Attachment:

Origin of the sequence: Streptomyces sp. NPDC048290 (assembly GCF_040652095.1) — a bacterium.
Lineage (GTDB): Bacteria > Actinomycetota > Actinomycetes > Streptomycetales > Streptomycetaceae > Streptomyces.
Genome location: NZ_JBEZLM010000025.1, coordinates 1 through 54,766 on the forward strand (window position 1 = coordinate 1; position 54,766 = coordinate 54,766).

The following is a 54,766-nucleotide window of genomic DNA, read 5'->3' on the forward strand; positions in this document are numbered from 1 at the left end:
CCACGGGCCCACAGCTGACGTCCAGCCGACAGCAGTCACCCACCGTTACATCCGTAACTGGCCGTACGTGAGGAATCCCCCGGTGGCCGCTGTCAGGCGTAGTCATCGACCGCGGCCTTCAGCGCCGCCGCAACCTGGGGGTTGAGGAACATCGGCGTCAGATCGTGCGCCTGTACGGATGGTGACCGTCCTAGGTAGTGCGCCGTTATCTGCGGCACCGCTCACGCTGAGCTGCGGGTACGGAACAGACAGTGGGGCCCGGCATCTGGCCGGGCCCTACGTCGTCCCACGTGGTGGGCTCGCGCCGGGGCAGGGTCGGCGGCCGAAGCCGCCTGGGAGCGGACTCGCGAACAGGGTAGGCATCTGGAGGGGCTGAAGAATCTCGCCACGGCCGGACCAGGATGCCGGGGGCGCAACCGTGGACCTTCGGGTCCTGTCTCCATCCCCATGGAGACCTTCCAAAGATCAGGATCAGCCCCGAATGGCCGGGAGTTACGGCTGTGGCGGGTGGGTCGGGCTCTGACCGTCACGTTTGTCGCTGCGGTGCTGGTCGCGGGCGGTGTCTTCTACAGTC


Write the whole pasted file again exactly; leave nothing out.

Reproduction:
Origin of the sequence: Streptomyces sp. NPDC048290 (assembly GCF_040652095.1) — a bacterium.
Lineage (GTDB): Bacteria > Actinomycetota > Actinomycetes > Streptomycetales > Streptomycetaceae > Streptomyces.
Genome location: NZ_JBEZLM010000025.1, coordinates 1 through 54,766 on the forward strand (window position 1 = coordinate 1; position 54,766 = coordinate 54,766).

The following is a 54,766-nucleotide window of genomic DNA, read 5'->3' on the forward strand; positions in this document are numbered from 1 at the left end:
CCACGGGCCCACAGCTGACGTCCAGCCGACAGCAGTCACCCACCGTTACATCCGTAACTGGCCGTACGTGAGGAATCCCCCGGTGGCCGCTGTCAGGCGTAGTCATCGACCGCGGCCTTCAGCGCCGCCGCAACCTGGGGGTTGAGGAACATCGGCGTCAGATCGTGCGCCTGTACGGATGGTGACCGTCCTAGGTAGTGCGCCGTTATCTGCGGCACCGCTCACGCTGAGCTGCGGGTACGGAACAGACAGTGGGGCCCGGCATCTGGCCGGGCCCTACGTCGTCCCACGTGGTGGGCTCGCGCCGGGGCAGGGTCGGCGGCCGAAGCCGCCTGGGAGCGGACTCGCGAACAGGGTAGGCATCTGGAGGGGCTGAAGAATCTCGCCACGGCCGGACCAGGATGCCGGGGGCGCAACCGTGGACCTTCGGGTCCTGTCTCCATCCCCATGGAGACCTTCCAAAGATCAGGATCAGCCCCGAATGGCCGGGAGTTACGGCTGTGGCGGGTGGGTCGGGCTCTGACCGTCACGTTTGTCGCTGCGGTGCTGGTCGCGGGCGGTGTCTTCTACAGTC